19. Because we’re going to be turning our Two-Valve pretty hard with and without nitrous, we didn’t trust the factory powdered metal cam gears to really withstand the abuse. For extra peace of mind and strength, we picked up a set of Trick Flow billet cam gears (PN TFS-51800516).

20. A new item for Two-Valve motors we spotted at the 2014 SEMA Show was this adjustable cam gear set from Comp Cams. By the time this story goes to print they’ll be available through Summit under PN CCA-10254.

21. Our XE268 cams would totally overwhelm the factory valvesprings, so new ones had to be installed. We went with a set of Comp Cams’ beehive modular springs (PN 26125). They run with 120 pounds of pressure closed, at an installed height of 1.640-inch, and open pressure of 275 pounds, with a max lift rating of 0.600-inch. This spring is ideal for street/strip applications, with a rate of 258 that will keep valve float at bay through the entire rpm range. The springs came with new steel retainers from Comp that reuses the factory valve locks.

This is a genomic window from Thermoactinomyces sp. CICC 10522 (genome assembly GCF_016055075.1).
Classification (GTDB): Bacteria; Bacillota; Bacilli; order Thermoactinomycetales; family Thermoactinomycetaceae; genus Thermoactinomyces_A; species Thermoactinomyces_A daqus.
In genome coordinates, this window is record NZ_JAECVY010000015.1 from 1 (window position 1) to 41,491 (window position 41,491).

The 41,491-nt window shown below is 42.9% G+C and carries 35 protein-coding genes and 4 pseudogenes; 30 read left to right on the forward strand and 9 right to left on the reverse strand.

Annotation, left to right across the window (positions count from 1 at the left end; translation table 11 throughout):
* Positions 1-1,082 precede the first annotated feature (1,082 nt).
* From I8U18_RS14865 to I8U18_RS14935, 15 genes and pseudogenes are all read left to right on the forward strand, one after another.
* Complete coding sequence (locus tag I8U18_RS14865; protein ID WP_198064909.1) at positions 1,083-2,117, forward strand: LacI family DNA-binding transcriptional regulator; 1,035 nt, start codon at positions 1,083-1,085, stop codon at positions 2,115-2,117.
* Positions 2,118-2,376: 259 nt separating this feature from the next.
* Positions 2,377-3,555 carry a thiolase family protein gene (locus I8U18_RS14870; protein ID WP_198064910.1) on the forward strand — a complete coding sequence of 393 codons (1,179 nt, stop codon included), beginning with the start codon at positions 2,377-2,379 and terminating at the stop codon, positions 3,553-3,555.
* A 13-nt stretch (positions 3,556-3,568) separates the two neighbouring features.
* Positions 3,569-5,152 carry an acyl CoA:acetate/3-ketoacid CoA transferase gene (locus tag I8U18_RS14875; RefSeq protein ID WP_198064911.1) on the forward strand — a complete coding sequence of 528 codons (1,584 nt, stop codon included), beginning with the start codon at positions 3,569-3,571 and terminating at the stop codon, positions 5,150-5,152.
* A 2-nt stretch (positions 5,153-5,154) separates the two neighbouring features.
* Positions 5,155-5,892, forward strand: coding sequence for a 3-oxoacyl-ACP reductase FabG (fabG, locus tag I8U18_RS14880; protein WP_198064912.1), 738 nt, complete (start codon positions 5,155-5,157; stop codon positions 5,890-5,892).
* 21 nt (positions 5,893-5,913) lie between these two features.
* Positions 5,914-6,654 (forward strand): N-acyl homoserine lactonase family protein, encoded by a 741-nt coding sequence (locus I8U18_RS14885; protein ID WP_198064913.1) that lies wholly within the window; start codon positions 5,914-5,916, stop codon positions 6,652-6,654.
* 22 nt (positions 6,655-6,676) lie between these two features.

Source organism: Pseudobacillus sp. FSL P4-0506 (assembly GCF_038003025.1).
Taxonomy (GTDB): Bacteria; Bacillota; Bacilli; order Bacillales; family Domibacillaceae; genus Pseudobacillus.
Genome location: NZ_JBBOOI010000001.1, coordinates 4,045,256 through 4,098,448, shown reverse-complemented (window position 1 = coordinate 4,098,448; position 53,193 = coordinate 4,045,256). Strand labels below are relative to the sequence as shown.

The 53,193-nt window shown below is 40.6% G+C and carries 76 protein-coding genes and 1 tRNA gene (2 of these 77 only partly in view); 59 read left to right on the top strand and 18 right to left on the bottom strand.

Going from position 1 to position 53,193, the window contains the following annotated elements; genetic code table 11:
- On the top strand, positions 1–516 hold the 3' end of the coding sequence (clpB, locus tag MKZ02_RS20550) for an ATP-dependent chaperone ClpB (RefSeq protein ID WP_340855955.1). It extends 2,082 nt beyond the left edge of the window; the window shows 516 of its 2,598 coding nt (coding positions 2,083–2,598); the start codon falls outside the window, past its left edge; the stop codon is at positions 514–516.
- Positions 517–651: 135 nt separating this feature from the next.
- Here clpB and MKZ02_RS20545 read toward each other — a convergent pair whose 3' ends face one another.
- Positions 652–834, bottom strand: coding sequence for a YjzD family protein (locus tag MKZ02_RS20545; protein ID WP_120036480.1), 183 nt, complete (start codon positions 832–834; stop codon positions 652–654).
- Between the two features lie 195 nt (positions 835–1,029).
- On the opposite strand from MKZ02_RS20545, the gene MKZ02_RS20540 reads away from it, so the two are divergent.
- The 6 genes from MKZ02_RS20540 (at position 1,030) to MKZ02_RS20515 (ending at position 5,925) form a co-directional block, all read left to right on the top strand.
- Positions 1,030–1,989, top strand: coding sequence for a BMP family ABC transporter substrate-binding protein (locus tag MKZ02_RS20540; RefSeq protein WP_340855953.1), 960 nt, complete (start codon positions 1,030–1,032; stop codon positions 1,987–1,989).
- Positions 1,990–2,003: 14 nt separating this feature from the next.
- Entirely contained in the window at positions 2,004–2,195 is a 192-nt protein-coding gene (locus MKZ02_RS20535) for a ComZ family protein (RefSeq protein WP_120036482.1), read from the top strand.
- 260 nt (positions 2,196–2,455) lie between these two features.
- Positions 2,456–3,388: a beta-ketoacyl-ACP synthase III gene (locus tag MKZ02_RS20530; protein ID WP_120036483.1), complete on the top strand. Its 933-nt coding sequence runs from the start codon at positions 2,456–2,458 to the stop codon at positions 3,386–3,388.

22. Past experience has shown us reusing old followers (left) on a new cam will usually cause the followers to fail, ultimately wreaking havoc inside the engine. We picked up a set of new Trick Flow cam followers (right; PN TFS-51800510). Trick Flow also has a follower/lash adjuster kit if you need those too (PN TFS-52900515).

23. On the bottom is the factory crank sprocket and on the top our new Trick Flow steel gear. The factory gear is one-piece, while the Trick Flow gear comes in a two-piece configuration, namely the actual gear and the spacer that goes in front of it. Don’t forget to install the spacer prior to installing the timing sensor gear/reluctor.

24. The new crank gear slides onto the crank, then the spacer we showed in the previous photo. Once the chains are in place you can reinstall the timing sensor gear.

25. Even with the chains lined up according to the timing marks on the gears, once you release the tensioners it causes things to move and can throw your timing off by a tooth. We learned this the hard way. What it took was a special tool off the local Snap-On truck to lock the crank in place so it and the chains can’t move when tension is applied.

26. These are the timing marks mentioned earlier. The colored link on the timing chain matches up with the dots on the cam gears, then another pair of colored links matches up with the mark on the crank gear. The cam gears are also unique to the left (driver-side) cam and the right cam. The passenger-side gear has holes in it (pictured), while the driver-side gear is solid.